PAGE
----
I believe that this works better than just hitting some lower back accessory work.  Now, I do not think it hurts to add in some reverse hypers and back extensions.  This is as long as the lifter can recover from the exercises.  I encourage each lifter to do both of those exercises one time per week.

 

However, we cannot just keep hitting competition squats, add in reverse hypers, and expect the weaknesses to get stronger.  The change in angles in the lifts themselves are required to strengthen these weaknesses. Does the combination of the 2 work better?  Maybe, maybe not.

 

The change in task also needs to take into consideration the technical breakdown seen by the coach.  A common technical breakdown in the squat is when the lifter hits the part where the hips have poor leverage, they will drive the knees forward hard to continue to get the lift.

 

Of course, the lifter should do what they need to do to lift the heaviest weights possible.  I do not necessarily think this is bad, but instead it is telling.  This tells me that the hips need to be strengthened.  In this case, I may use a wide stance squat.

 

Wide stance squats will put more emphasis on the hips.  If we get the lifter wide enough the center of gravity of the athlete-barbell system will actually shift slightly towards the heels.  This shift in COG also makes it more difficult to come forward with the knees at the tough part of the lift.  If the lifter comes forward beyond the center of the foot, they will lose balance.

 

In order for the exercise to punish the technical inefficiency, we need enough weight.  A 600lb squatter will be able to get away with technical inefficiencies at 405lbs.  The closer the lifter gets to their max, the less they will get away with.

 

Even to strengthen a weak muscle group, we want heavy singles.  If we want to increase the 1RM capability of the lower back, what is the best way to do that?  Research states that the best way to increase 1RM strength is to train at or near 1RM.  Heavy singles.

 

These exercises give the coach even more information about the lifter.  When we train heavy singles, we can see where each angle stacks up against their best competition squat.  If that 600lb squatter can only hit 500lbs on a close stance box squat, we have identified a weakness.

 

This becomes the angle that we need to build up.  I use 3 week waves for each variation.  The reason? Because in the past I realized each variation has a 4 to 6 week shelf life.  If we end it a bit earlier, I can bring it back in earlier and still get a training effect.

 

We can keep the close stance box squat, but add chains, then add bands, we can change the bar placement, the bar itself, use pins instead of the box (still make sure the lifter sits back).  The coach can be creative here. After a few waves of altering these angles, bring the first exercise back in and see how we did.  Often there will be a PR here.  If we get a PR here, we can almost be certain there will be a PR in the competition lift.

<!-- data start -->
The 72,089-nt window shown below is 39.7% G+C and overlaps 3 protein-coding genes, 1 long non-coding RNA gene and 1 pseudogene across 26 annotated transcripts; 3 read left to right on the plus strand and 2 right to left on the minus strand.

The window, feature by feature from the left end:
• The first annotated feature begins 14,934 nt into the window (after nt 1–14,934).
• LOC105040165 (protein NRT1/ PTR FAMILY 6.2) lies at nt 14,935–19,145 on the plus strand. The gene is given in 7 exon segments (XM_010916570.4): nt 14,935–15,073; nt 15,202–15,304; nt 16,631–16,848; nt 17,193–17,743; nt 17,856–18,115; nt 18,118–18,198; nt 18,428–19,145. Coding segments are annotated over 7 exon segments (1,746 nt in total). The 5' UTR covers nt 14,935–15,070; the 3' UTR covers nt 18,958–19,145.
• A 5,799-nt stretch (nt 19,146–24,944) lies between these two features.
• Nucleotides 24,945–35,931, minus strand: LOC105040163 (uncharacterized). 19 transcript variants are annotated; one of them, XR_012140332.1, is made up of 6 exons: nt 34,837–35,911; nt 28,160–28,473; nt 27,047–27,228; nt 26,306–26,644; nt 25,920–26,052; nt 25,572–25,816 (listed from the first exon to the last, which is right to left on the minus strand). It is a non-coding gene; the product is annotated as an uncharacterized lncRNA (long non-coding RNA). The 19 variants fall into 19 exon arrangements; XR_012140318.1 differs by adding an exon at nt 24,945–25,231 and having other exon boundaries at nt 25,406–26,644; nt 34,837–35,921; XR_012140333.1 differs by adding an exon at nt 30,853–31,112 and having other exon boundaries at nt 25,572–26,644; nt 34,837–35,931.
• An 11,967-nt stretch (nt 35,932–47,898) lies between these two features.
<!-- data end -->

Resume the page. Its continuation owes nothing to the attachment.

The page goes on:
Now, I would not throw in the competition lift right away after this.  The absolute loads are far less than what the lifter is capable of.  I typically would find an exercise to bridge that gap.  Something they can lift in the high 500s with.  Often, we will see a PR on this exercise, sometimes even an all-time PR.  After this wave, it may be appropriate to test a competition style squat if the coach wishes to.

 

Altering exercises like this adjusts the absolute loads.  This makes the lifts easier to recover from.  I will also replace a max effort day with rep work after the lifter reaches a true max on an exercise.  I will also do this when it seems as if the lifter is struggling to recover from training.

 

All of my lifters have jobs and outside stress.  How much gym stress the coach gives them needs to accommodate for life.  If I have a lifter with a lot of outside stress, we may alternate each week between max effort and rep work.  We can also be a bit more conservative.

 

My lifters are instructed to leave 5 to 10lbs on the bar for the following week.  This is very near max, but not max.  Think a conservative 3rd attempt or hard 2nd.  The coach can tell the lifter to be a bit more conservative than that.  Little less psychological stress induced by training and easier for the lifter to recover from.  It can also allow the lifter to build some momentum when things seem to be difficult.

 

The end of the week is also where we utilize lighter weights to build some rate of force development and technical efficiency.  This also gives the lifter a psychological break and allows them to be somewhat fresh when they come back in for max effort work the following week.

 

Chronic fatigue symptoms that can have negative effects on training do not just pop up when the lifter hits this certain barrier.  There are acute fatigue factors each day for sure, but the human body can recover pretty quickly from them.  Usually this is within a few hours even.  Muscle breakdown may require 2-3 days to fully recover, but this seems to be more of a volume issue than an intensity one.  This is why the lighter days and accessory work volume needs to be kept in check.

 

Each individual will come with a different tolerance to the higher intensities.  The coach needs to adjust the training for each individual and their capabilities.  Tracking their RPEs, maxes on each lift, and having a relationship with them can help the coach make these decisions.  Max singles are training the sport, they should be a part of every program.